The Trick is to Keep Breathing

I'm sick. My head feels like it's full of cotton packed in tight and my nasal passages are so stuffed that even after using half the tissues in the box to blow my nose, I still can only breathe through my mouth. My lips are raw and so severely chapped that they burn. Ouch.

When I crawled into bed tonight, curling up under my teal afghan a dear friend knitted for me, all I could feel amidst the discomfort and exhaustion was a need for comfort and peace. I lie here and I just want to feel warm, cozy, and safe. I want to feel that everything is as it is supposed to be... me nurturing myself back to health and doing nothing but relaxing with that focused intention. I want to feel like there's nothing in the world more important to me than getting rest and recovering.

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Achieving this peaceful state of presence and acceptance is always a challenge... for me, and I would guess, for many others. I have already been sick for a week now, and the myriad of the things I wanted to do, believe I have to do, and feel I need to do, all have not been done (and are not going to be done) any time soon. The important "must-dos" of my mind have been moved to the back burner, proven to be nothing more than precious "want to-dos".

After muddling, almost sleepwalking, through the necessities and responsibilities of life that couldn't be put off, all in a cloud of stuffiness and in a body full of achiness, my personal to-do list has gone straight out the window this past week. The big plans I had - to publish new blogs, to submit articles to editors, to clean out my clothes closet - all have easily fallen by the wayside, while I continue to lie under my afghan, drink my hot tea with honey, and incessantly blow my persistently stuffy nose.

Feeling this way can throw your priorities for a loop and quickly demonstrate how little power you have over your life when you're not feeling well, and when it comes to the things you wanted to make happen. Accepting the fact that you don't have the strength, clarity and capacity to actually do those things in your weakened state is not easy. And as a recovering perfectionist and moderate control freak, it's hard for me to not be disappointed or deflated by this all too apparent truth.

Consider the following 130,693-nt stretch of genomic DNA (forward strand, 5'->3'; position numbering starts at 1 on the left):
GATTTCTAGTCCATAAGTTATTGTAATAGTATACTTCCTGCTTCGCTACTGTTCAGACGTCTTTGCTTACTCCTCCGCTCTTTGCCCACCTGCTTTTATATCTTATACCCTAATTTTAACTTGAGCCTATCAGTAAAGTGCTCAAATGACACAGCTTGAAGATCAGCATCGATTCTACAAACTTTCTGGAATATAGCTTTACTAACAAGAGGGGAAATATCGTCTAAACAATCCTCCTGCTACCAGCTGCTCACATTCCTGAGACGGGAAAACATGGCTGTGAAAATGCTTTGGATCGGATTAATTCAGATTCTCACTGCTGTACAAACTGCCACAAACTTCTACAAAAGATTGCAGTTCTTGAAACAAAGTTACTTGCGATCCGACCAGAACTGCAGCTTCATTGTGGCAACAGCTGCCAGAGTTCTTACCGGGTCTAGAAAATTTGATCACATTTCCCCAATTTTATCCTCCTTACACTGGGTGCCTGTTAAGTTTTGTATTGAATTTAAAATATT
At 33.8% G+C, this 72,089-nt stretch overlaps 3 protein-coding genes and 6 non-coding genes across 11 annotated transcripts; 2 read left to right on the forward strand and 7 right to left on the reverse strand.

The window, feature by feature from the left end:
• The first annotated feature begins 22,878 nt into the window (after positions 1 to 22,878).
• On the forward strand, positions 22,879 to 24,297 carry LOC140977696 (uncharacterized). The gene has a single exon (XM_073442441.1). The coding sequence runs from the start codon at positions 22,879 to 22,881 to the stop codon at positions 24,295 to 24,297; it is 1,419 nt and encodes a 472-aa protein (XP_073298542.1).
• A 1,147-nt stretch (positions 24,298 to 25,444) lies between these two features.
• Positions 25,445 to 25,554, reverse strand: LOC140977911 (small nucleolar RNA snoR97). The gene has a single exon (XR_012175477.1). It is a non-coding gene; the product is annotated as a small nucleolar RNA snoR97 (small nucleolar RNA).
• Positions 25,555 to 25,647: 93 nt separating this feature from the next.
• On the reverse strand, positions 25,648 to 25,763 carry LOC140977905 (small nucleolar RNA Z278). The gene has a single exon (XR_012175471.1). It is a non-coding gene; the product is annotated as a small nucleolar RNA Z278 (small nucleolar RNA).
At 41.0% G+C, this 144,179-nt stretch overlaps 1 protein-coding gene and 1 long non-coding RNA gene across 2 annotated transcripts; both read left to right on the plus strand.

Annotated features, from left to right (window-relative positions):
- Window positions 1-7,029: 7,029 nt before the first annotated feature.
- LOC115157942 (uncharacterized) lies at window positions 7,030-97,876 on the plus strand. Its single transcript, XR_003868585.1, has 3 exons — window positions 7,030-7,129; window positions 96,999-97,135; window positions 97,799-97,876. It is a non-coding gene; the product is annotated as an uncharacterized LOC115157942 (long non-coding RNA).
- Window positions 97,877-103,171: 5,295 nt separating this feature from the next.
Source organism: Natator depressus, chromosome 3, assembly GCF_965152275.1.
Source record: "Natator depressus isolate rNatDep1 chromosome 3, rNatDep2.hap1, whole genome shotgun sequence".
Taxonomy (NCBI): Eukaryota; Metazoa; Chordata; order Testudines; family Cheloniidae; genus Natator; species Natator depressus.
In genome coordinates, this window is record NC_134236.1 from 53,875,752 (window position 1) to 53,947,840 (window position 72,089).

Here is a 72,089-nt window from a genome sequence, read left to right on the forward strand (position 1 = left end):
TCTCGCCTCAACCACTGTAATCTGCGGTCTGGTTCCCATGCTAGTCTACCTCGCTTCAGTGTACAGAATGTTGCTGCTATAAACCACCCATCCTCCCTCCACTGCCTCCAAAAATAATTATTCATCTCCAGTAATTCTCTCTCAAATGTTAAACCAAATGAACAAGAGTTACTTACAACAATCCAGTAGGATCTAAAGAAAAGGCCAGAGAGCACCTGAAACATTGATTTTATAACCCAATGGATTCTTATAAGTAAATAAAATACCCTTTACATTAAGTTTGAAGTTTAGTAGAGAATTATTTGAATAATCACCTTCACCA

But as my mind turns to the people that lost their lives in last Friday's Paris attacks, along with those who loved them, my perspective shifts. It's only been a week in which so many people have been living in this new reality, in the aftermath of tragedy, and I know it has already changed them and their lives forever. I understand from my own experience the shock they felt (and are probably still feeling) upon discovering they've lost someone... so suddenly, so unexpectedly, so devastatingly; and I cannot help but feel an equal mix of empathy, sadness, and frustration. I also feel a hesitant gratitude... for my life, and for the safety of my loved ones.

All I really have to do right now is keep breathing. That's it. If I do nothing else, even in light of not getting much done last week, I can at least just do that. BREATHE. Breathe and be grateful that I am still here on this Earth... breathing. I lie here, breathing in and out, and fully recognize the privilege I have of doing so, even if it is only through my mouth and past painfully dry lips.

I GET TO DO THIS. I get to lie here, in my comfy bed with my cozy blanket, and I get to feel the warmth of my life in all its overwhelming, overbooked, and over-complicated glory, while the virus that has taken hold of my immune system gives me a reality check, and gives my week's to-do list the finger.

And for this I am so fortunate.

As our world was collectively shaken by the tragic events of last week, ALL of our individual existences are subject to a reality check... on why we are doing what, when, and how; and how we are affecting ourselves and each other in the process. I began feeling really sick on the day the attacks took place, and as I lie here now a week later, still sick, I see that not reaching my goal of posting a new blog, nor accomplishing all the other tasks I deemed significant or important, is far from tragic. Heck, it isn't even newsworthy. It's a trifle, a mere delay, a setback easily recovered from. It's a blip on the radar of this blog's life. Of my life.

But those people that lost their lives to terrorism last week? They don't get any more opportunities to fulfill their goals or reach for new ones. They don't get another chance to live their lives or realize their dreams. Yet, I do. I get more chances. I get more time. I get to be here still.

Finding forgiveness for the evil in this world is hard, but finding gratitude for the good in it is easy. And it is SO VITAL.

Recognize the good in your life. Be grateful for it. Celebrate it. Cherish it. SEE IT... for it is most definitely there, living and breathing all around you... even under that mound of used tissues.